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LONDON: The British government will provide an extra £6 billion to its National Health Service to tackle backlogs built up during the pandemic, finance minister Rishi Sunak will announce in this week's budget.

All eyes will be on Sunak Wednesday as he outlines the government's tax and spending plans for the next year.

He is grappling with a range of problems thrown up by the pandemic and lockdowns, with many anticipating tax hikes to deal with record borrowing.

Sunak told the BBC on Sunday that the country would have to wait until Wednesday to find out his tax plans.

But his office released details of the £6 billion ($8.25 billion, seven billion euros) health fund for patients waiting for diagnostic tests and non-emergency operations.

Part of the funding will go towards creating 100 "one-stop-shop" diagnostic centres across England to catch life-threatening diseases such as cancer.

Sunak called it a "game-changing investment... to make sure we have the right buildings, equipment and systems to get patients the help they need."

The minister will also announce a £5 billion fund for innovative health-related projects, according to his office.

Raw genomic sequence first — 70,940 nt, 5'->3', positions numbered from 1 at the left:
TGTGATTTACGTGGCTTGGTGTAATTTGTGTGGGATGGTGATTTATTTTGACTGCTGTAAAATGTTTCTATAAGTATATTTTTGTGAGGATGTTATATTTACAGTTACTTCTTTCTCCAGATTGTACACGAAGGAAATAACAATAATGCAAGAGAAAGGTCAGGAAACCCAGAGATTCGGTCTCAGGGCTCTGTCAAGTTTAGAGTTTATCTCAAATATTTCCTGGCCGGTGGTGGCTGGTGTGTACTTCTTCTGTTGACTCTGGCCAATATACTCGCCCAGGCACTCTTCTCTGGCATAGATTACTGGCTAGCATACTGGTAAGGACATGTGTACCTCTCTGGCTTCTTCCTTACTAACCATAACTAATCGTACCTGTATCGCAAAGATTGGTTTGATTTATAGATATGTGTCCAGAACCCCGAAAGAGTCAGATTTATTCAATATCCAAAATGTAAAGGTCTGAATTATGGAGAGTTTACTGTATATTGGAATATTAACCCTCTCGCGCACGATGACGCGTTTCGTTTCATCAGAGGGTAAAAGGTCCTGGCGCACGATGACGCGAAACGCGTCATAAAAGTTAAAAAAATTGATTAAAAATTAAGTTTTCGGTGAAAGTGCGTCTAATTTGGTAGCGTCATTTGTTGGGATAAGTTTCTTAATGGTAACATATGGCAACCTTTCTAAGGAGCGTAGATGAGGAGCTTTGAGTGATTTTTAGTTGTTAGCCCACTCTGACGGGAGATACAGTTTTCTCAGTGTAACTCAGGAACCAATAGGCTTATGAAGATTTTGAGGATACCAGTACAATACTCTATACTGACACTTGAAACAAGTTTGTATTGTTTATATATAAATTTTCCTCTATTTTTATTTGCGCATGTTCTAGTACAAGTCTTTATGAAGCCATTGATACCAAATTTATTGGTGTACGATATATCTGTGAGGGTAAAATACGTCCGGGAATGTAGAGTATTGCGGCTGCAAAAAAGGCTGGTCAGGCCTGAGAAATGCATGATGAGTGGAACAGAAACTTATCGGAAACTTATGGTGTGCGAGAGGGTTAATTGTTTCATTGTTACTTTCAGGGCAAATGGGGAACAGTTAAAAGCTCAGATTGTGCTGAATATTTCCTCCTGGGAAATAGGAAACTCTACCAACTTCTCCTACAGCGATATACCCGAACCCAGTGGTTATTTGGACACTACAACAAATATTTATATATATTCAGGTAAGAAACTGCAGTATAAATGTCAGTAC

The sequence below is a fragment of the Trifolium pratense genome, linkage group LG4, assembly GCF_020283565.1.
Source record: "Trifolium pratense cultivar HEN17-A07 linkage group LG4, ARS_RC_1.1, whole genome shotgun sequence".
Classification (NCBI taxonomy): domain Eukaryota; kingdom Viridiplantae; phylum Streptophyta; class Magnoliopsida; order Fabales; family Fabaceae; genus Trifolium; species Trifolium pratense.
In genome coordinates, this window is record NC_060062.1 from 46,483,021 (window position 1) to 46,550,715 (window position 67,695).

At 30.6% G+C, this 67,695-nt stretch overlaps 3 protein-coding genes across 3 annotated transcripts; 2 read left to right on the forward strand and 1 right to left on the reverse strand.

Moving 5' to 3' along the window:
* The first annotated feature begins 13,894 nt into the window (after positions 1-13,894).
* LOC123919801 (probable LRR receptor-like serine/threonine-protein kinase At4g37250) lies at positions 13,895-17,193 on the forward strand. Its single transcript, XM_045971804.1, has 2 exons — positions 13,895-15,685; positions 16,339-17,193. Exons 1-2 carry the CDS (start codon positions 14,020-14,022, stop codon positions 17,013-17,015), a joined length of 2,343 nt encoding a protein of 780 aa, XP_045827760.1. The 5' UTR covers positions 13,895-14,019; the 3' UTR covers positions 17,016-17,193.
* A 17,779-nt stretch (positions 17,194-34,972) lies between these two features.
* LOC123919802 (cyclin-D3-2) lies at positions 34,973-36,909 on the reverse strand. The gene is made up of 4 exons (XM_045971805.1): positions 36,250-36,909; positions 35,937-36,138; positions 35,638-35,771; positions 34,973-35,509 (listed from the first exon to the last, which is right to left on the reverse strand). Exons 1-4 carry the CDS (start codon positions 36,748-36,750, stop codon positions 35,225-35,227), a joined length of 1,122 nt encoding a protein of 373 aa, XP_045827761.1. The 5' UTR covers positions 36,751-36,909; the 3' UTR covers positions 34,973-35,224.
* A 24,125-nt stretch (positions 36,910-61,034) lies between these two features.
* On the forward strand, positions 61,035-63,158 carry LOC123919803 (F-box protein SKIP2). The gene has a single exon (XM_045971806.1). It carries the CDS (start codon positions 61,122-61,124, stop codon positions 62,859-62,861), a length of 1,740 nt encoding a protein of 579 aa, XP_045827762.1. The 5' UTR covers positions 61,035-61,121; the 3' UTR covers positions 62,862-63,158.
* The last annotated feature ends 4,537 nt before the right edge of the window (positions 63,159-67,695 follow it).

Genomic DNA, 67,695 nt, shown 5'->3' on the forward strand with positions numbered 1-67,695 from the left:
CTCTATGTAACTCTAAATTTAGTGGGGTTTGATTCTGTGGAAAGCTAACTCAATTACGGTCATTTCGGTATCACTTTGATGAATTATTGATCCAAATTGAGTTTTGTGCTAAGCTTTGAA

Health Minister Sajid Javid said the investment would add to coronavirus treatments and vaccines developed in the UK to battle the pandemic.

"The new investment will build on this success by accelerating the discovery of ground-breaking medicines and technologies," he said.

But the big-spending plans have raised questions about where the debt-wracked government is going to find the money, with free-marketers within Sunak's Conservative Party concerned that it will come from tax rises.

The country is also suffering from high inflation and supply shortages, blamed on the pandemic and Brexit.

Sunak on Sunday told Sky News that high employment levels were a sign that the government's "plan for jobs is working".

But he conceded supply shortages and high energy prices were squeezing household budgets.

Labour's Rachel Reeves, the shadow finance minister, took aim at her counterpart for not doing enough to ease the burden.

"Our priority would be easing the cost-of-living price crisis, helping businesses who have had a torrid 18 months," she told Sky News.

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